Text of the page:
Wednesday, February 20, 2008

No Way To Explain

Michelle Obama, nee Michelle Robinson, was born in 1964, was raised on the south side of Chicago- hardly a privileged venue- yet worked and succeeded in high school, and was accepted into Princeton University. After graudating from Princeton, she was accepted into Harvard University Law School and after gaining her law degree, she got a job at Sidley & Austin, described by Newsweek Magazine as "a blue-chip corporate-law firm in Chicago (where) she was making good money as an associate on track to becoming a partner." (There she was assigned to mentor a young associate named Barack Obama.) Soon afterward she left her position for one with the City of Chicago- where she accepted a cut in pay- after being interviewed by Mayor Daley's Deputy Chief of Staff, who found her "so confident and committed and extremely open." And then, the Chicago director of Public Allies, described by Newsweek as "a nonprofit that encouraged young people to go into public service—just the kind of encouragement she felt she had never gotten." And then, a $275,000 job at the University of Chicago Medical Center (from which she has taken a leave of absence to work in the Obama campaign), where "she inspired a program to send doctors from the prestigious University of Chicago Medical Center into community hospitals and clinics in poor surrounding neighborhoods."

No wonder Barack Obama, himself an extremely impressive, high-achieving individual, refers to his wife as his "rock." No wonder acquaintances describe her, Newsweek reports, as poised, relaxed and confident. An unusually impressive individual.

So, forgive me for wondering what Michelle Obama was doing at a campaign appearance on February 18, 2007 in Madison, Wisconsin when she declared

For the first time in my adult lifetime, I'm really proud of my country. And not just because Barack has done well, but because I think people are hungry for change. And I have been desperate to see our country moving in that direction. And just not feeling so alone in my frustration and disappointment I've seen people who are hungry to be unified around some basic, common issues and it's made me proud.

According to, the Obama campaign explained:

Of course Michelle is proud of her country, which is why she and Barack talk constantly about how their story wouldn’t be possible in any other nation on Earth. What she meant is that she’s really proud at this moment because for the first time in a long time, thousands of Americans who’ve never participated in politics before are coming out in record numbers to build a grassroots movement for change.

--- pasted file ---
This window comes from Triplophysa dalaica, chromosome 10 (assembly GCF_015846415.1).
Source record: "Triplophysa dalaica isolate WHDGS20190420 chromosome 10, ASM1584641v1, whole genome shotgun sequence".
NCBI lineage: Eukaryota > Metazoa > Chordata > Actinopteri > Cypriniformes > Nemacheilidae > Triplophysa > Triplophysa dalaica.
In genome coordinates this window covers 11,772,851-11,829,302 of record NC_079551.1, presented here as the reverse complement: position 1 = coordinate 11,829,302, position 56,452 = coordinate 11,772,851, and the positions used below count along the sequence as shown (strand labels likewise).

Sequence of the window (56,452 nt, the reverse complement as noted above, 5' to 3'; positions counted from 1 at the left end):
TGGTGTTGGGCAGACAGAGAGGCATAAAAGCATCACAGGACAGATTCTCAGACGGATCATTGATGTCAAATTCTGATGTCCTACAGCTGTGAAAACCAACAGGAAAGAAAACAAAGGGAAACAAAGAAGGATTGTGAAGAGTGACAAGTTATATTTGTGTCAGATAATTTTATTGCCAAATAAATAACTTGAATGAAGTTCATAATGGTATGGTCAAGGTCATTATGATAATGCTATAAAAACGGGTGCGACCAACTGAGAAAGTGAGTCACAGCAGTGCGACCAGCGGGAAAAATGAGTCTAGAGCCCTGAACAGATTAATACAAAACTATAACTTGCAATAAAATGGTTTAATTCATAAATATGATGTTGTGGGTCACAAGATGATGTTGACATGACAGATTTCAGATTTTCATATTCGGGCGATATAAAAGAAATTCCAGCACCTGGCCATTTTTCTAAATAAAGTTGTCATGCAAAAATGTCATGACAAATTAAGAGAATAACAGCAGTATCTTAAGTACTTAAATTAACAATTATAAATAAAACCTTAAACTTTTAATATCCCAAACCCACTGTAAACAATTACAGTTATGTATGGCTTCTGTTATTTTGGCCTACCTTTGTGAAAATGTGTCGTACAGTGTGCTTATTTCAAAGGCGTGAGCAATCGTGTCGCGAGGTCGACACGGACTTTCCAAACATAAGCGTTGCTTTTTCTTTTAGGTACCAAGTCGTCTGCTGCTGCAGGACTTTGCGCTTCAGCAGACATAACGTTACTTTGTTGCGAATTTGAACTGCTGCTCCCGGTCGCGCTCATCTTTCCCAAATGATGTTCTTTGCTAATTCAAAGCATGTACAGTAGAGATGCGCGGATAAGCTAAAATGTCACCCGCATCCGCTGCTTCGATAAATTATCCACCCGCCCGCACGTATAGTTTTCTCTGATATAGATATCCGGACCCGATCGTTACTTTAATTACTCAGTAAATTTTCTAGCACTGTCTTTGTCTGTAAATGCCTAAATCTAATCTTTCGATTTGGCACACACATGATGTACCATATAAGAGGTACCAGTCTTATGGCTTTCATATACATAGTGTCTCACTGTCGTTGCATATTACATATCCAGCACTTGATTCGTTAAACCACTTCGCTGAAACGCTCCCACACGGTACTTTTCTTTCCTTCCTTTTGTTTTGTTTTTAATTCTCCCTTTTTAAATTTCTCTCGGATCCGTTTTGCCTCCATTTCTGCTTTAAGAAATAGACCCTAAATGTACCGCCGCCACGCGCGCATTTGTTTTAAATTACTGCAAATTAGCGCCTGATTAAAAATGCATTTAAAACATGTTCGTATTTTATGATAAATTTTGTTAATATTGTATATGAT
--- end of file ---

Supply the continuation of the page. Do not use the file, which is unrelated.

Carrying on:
Does this mean that Michelle Obama, understandably, is proud of the success of the campaign ("....thousands of Americans who've never participated in politics....")? If so, is she proud of her country- or the campaign? Or does this mean that she is proud because "their story wouldn't be possible in any other nation..."? And if so, why is this the first time that something in the political realm has made her proud of her country? Or is she proud precisely (only) because of the overwhelmingly positive response engendered by the campaign?

I don't know what the Obama camp was trying to say, and I'm not sure it does, either. We do know, though, that Barack Obama (presuming no extraordinary comeback by HRC) will be running against a fellow who has spent his entire political career in Washington, D.C.; was a leading cheerleader for a very unpopular war run by an extremely unpopular President (whom he infamously has been photographed hugging); has no compunction about admitting that American troops might be in the Persian Gulf for another century; concedes, in the face of an impending recession, that he doesn't know much about the economy; will have to contort himself further into a pretzel pandering to the extreme right; and has earned the antipathy of several legislators in his own party for his legendary temper. And we know something else for sure: the Repub Party will remind the voters that while that candidate was spending his time (though before Mrs. Obama was an adult) being "tied up" (as he referred to it in a joke about Hillary Clinton he told at a GOP debate) at the Hanoi Hilton, others were finding it difficult to be proud of their country. Good luck fighting that one.

No comments:

Time to Relinquish the Stage

Senator John Fetterman is funny; also, wrong when he says Like I said, my man [Carville] hasn’t been relevant since grunge was a thing. ...